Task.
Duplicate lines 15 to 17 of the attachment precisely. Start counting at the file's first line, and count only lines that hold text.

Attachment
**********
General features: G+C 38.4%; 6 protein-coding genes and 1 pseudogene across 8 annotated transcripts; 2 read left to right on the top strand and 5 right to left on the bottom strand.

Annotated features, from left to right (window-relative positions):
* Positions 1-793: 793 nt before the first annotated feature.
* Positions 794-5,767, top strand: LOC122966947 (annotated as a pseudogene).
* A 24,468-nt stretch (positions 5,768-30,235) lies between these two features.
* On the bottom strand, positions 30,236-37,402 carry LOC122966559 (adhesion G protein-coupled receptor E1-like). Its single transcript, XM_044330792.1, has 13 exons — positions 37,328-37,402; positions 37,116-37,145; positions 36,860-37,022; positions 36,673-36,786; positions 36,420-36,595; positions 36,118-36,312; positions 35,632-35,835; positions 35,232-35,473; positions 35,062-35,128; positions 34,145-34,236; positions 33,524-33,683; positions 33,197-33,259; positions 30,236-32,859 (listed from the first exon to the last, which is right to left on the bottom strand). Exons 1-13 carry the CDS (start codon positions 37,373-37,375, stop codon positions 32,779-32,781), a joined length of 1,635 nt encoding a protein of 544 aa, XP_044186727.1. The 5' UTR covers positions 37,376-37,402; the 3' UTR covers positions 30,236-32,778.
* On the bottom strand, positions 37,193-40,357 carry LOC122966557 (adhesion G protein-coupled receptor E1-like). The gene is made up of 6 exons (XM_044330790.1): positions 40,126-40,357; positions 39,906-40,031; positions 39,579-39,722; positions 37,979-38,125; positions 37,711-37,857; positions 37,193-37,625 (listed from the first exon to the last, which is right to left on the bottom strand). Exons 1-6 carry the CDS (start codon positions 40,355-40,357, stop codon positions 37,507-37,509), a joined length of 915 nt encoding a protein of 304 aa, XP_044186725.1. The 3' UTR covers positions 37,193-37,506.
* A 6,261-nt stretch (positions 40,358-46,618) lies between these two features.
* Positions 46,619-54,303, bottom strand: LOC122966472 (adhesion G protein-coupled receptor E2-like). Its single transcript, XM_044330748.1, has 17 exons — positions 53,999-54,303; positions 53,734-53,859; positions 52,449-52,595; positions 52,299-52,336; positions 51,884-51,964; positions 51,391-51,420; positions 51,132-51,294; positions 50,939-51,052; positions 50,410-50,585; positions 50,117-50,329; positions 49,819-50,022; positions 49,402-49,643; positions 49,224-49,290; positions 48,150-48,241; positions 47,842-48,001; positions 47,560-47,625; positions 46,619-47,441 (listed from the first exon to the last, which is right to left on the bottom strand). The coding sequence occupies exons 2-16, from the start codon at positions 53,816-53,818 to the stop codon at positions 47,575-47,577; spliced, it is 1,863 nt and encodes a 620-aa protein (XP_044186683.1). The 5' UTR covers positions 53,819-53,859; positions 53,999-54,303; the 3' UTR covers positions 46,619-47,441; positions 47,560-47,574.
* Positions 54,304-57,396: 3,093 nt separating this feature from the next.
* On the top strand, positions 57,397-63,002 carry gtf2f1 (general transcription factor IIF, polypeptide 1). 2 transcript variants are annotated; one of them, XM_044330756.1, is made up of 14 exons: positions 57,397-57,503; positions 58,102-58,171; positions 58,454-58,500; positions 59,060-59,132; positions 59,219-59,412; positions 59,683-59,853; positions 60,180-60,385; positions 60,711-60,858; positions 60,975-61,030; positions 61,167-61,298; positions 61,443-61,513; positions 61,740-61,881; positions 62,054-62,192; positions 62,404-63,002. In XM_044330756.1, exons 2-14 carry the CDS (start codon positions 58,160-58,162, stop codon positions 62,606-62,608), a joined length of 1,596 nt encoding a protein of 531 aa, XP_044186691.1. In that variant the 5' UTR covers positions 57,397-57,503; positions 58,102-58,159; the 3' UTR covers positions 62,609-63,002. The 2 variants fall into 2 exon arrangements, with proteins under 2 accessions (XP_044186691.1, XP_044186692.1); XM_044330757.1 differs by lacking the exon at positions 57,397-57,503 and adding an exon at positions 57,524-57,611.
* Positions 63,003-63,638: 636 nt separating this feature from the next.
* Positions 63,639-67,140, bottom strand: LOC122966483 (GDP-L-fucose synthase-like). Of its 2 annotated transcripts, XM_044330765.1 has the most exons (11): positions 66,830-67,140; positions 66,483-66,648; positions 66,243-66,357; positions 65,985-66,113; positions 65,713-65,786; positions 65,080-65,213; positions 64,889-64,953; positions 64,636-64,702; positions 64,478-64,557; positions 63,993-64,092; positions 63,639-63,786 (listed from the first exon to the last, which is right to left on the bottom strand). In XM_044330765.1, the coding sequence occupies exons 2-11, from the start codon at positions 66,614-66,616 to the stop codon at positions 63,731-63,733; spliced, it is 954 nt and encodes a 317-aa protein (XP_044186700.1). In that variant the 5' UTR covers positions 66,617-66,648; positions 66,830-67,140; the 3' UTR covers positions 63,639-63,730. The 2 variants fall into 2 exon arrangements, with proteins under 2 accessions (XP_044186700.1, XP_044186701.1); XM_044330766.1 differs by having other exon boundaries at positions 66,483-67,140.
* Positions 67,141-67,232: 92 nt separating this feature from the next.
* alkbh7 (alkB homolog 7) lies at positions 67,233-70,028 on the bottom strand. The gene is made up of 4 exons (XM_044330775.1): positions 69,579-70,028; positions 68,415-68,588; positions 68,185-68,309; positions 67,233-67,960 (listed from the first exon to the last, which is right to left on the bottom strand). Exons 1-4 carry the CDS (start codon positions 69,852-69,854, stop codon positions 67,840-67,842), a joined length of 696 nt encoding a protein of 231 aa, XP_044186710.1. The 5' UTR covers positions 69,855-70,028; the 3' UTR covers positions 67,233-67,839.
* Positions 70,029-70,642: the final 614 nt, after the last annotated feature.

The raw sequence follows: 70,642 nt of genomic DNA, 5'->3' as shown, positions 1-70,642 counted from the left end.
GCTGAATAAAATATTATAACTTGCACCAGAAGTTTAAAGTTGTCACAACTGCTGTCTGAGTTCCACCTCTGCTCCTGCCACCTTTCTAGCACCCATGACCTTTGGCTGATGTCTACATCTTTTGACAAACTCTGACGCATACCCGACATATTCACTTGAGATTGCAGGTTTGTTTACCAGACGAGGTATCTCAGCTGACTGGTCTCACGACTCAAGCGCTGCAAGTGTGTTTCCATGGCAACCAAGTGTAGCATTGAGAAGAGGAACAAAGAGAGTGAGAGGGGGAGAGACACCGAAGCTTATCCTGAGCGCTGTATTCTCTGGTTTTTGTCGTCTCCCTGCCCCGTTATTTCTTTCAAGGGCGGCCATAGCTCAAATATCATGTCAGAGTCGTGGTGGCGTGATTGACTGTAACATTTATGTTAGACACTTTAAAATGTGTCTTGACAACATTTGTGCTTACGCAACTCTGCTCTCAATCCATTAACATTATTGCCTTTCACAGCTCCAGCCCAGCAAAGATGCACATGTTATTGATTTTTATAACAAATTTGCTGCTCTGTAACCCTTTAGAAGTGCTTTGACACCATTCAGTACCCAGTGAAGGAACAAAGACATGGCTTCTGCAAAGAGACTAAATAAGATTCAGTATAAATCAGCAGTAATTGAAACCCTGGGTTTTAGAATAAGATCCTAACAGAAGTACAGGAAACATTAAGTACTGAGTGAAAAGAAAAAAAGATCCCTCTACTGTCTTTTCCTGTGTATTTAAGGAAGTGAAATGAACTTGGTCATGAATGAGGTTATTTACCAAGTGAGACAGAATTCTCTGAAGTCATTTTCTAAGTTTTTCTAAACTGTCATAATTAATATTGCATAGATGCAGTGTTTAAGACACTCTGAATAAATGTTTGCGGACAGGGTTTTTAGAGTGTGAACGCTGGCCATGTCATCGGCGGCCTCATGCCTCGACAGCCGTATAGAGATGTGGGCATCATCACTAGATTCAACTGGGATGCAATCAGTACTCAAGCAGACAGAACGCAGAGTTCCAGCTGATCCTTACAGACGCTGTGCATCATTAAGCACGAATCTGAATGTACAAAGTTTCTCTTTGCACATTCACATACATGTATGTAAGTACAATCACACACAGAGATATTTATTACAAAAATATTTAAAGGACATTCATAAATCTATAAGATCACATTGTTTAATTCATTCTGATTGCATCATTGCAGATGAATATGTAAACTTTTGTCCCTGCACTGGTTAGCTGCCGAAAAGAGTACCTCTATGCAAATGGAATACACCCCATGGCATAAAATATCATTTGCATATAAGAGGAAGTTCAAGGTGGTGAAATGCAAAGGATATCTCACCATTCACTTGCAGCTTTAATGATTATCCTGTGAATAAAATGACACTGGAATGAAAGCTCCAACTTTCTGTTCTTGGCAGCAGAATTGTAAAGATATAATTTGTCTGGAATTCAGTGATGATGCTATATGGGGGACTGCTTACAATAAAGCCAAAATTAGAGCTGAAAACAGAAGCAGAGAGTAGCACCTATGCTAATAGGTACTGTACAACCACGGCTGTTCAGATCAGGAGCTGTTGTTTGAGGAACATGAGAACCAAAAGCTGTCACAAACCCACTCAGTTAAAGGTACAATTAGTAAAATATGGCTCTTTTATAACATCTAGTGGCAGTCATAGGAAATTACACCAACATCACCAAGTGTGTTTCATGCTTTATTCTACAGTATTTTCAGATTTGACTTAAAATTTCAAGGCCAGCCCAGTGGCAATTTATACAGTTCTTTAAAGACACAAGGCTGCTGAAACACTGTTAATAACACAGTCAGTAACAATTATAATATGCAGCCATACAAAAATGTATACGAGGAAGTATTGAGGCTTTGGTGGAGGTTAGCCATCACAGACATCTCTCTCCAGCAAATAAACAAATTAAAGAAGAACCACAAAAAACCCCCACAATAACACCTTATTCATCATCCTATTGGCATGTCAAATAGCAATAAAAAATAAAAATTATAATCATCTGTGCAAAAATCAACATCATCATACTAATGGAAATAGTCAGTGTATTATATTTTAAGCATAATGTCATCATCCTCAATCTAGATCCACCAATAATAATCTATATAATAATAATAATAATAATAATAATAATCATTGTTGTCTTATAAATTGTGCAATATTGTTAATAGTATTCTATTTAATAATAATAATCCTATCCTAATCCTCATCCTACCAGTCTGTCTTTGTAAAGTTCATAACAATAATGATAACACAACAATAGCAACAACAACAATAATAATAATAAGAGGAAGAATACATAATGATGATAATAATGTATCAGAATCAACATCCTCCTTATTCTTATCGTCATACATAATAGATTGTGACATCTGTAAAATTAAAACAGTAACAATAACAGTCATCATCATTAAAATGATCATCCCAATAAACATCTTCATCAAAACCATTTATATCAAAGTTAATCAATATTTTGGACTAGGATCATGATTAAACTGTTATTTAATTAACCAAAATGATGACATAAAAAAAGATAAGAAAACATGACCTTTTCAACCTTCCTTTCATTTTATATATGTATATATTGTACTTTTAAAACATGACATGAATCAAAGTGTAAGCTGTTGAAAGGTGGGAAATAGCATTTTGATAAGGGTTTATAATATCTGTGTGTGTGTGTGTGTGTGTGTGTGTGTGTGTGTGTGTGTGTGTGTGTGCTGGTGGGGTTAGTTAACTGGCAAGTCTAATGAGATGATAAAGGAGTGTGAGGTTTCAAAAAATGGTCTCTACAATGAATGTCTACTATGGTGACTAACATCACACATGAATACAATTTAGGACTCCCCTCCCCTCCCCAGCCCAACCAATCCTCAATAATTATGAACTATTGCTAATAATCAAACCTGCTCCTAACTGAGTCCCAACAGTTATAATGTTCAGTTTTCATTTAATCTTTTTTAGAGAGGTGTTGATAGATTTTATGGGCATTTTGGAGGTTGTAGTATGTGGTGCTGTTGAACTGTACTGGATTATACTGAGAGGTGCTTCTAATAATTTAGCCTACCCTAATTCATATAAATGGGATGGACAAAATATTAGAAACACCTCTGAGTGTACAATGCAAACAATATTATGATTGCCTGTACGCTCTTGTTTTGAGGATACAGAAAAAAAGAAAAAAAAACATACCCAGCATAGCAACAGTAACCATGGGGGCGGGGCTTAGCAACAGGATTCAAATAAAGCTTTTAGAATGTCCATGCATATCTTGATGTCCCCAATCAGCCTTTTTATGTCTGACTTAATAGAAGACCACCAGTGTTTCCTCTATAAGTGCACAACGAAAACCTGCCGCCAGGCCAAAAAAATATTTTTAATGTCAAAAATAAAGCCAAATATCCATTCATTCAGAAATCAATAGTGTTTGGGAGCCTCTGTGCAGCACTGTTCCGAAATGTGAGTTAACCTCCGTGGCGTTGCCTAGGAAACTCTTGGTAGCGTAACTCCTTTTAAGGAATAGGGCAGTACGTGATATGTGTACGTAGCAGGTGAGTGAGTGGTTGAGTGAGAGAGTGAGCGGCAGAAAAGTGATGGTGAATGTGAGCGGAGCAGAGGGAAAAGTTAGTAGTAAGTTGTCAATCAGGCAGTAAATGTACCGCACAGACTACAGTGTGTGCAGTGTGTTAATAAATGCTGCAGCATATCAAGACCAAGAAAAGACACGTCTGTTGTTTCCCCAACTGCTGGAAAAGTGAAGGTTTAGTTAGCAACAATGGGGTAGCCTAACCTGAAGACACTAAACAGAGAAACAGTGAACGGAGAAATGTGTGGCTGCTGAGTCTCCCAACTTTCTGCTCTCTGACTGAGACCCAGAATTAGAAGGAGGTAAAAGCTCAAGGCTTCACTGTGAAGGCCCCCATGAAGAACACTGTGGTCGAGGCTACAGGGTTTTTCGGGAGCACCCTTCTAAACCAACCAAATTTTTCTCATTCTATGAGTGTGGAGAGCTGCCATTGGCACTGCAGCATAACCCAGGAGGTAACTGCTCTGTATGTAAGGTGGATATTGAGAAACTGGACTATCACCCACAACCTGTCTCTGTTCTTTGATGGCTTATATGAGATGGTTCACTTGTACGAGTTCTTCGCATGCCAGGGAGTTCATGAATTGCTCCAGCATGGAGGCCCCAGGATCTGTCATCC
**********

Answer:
* alkbh7 (alkB homolog 7) lies at positions 67,233-70,028 on the bottom strand. The gene is made up of 4 exons (XM_044330775.1): positions 69,579-70,028; positions 68,415-68,588; positions 68,185-68,309; positions 67,233-67,960 (listed from the first exon to the last, which is right to left on the bottom strand). Exons 1-4 carry the CDS (start codon positions 69,852-69,854, stop codon positions 67,840-67,842), a joined length of 696 nt encoding a protein of 231 aa, XP_044186710.1. The 5' UTR covers positions 69,855-70,028; the 3' UTR covers positions 67,233-67,839.
* Positions 70,029-70,642: the final 614 nt, after the last annotated feature.

The raw sequence follows: 70,642 nt of genomic DNA, 5'->3' as shown, positions 1-70,642 counted from the left end.